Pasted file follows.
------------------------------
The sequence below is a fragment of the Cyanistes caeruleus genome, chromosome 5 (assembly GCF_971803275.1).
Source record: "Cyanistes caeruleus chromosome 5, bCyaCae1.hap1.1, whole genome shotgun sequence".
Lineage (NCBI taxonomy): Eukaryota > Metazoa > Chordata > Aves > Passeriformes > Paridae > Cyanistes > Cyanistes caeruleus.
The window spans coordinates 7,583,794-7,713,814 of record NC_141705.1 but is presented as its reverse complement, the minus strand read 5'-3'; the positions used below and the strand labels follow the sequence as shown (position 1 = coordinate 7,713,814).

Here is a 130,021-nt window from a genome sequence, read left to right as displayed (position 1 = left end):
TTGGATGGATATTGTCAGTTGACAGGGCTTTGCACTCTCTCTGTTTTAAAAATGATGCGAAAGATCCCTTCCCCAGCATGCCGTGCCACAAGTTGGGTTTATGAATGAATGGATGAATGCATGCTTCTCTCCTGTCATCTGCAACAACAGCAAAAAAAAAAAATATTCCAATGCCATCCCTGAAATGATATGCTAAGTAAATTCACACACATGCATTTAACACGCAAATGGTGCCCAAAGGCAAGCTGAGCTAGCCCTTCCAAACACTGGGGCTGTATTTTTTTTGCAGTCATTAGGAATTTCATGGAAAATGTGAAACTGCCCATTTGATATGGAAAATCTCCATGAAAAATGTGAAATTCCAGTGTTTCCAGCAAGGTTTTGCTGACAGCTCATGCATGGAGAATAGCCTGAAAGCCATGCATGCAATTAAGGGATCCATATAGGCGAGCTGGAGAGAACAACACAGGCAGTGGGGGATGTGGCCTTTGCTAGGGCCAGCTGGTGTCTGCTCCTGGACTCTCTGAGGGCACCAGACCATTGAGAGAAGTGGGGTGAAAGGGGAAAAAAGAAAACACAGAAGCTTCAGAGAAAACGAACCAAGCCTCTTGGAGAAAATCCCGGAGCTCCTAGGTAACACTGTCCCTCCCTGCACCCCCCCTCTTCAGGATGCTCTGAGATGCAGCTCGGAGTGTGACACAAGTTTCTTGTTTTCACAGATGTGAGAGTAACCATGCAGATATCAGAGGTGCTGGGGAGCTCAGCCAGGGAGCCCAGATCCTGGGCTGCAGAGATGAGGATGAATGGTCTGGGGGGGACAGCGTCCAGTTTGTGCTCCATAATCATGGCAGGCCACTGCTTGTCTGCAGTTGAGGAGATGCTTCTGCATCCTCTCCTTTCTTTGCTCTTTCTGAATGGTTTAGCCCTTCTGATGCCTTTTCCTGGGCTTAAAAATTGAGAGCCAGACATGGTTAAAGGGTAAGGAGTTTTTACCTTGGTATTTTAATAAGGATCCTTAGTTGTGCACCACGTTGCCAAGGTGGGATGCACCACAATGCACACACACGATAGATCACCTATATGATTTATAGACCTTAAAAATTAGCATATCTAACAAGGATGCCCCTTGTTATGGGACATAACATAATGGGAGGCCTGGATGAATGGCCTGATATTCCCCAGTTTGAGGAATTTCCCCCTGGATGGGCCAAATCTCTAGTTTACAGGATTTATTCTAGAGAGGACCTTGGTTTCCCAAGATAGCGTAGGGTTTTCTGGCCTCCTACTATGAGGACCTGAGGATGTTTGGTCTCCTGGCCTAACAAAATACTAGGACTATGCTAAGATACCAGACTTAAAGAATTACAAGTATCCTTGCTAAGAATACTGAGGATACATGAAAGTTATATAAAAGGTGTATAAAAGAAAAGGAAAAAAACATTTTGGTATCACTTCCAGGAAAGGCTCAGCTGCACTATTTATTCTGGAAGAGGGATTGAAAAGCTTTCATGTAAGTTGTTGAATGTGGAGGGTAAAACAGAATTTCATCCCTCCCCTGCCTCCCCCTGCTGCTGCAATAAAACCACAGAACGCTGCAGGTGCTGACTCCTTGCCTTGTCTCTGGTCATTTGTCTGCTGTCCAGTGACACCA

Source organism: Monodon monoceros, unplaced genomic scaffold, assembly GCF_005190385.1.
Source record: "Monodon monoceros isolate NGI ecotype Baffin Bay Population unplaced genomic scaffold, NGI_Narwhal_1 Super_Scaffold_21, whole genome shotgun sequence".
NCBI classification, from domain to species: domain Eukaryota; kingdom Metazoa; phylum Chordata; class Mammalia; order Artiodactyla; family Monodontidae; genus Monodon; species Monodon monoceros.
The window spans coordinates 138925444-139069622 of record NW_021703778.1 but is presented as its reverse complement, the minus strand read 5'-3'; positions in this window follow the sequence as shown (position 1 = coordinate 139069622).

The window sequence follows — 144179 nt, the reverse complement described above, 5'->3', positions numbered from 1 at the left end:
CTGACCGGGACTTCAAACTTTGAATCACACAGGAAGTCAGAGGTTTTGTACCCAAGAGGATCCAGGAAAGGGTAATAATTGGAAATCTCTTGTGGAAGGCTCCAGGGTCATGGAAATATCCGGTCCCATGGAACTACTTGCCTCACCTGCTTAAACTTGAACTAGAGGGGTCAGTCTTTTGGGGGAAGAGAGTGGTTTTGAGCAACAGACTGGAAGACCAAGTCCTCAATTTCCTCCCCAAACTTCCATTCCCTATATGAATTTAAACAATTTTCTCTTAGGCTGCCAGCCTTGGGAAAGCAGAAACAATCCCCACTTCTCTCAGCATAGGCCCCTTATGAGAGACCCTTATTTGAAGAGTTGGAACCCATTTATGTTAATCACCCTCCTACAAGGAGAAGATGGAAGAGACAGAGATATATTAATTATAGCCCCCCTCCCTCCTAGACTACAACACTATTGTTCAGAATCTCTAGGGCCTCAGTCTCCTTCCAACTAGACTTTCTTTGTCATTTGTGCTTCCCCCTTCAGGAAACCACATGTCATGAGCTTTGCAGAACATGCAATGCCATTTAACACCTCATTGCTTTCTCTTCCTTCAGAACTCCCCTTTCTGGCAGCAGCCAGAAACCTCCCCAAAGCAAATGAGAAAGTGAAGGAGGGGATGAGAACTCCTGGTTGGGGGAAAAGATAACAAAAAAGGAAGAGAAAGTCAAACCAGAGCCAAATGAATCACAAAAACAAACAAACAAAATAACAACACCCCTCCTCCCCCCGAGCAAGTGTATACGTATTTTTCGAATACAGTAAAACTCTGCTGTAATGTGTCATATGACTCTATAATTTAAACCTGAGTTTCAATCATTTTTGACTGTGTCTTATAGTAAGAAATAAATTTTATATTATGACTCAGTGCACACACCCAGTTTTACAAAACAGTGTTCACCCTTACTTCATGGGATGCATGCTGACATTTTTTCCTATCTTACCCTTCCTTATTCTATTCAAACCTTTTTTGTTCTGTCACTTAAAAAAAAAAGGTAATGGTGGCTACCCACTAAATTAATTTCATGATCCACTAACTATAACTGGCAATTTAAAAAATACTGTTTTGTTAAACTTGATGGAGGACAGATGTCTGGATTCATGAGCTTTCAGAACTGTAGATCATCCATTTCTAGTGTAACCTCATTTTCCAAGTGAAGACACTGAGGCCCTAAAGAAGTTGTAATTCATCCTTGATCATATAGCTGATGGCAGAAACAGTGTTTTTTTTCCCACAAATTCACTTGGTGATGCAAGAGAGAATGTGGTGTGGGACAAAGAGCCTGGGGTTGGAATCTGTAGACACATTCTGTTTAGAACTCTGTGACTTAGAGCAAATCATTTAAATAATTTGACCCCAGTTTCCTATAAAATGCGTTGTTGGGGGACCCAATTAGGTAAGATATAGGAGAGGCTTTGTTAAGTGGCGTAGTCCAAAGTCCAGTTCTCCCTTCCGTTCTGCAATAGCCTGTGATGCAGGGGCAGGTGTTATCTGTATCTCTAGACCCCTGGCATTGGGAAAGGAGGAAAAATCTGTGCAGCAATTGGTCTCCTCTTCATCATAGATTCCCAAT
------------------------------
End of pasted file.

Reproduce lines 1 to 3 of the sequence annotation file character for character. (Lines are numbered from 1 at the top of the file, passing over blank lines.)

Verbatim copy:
The sequence below is a fragment of the Cyanistes caeruleus genome, chromosome 5 (assembly GCF_971803275.1).
Source record: "Cyanistes caeruleus chromosome 5, bCyaCae1.hap1.1, whole genome shotgun sequence".
Lineage (NCBI taxonomy): Eukaryota > Metazoa > Chordata > Aves > Passeriformes > Paridae > Cyanistes > Cyanistes caeruleus.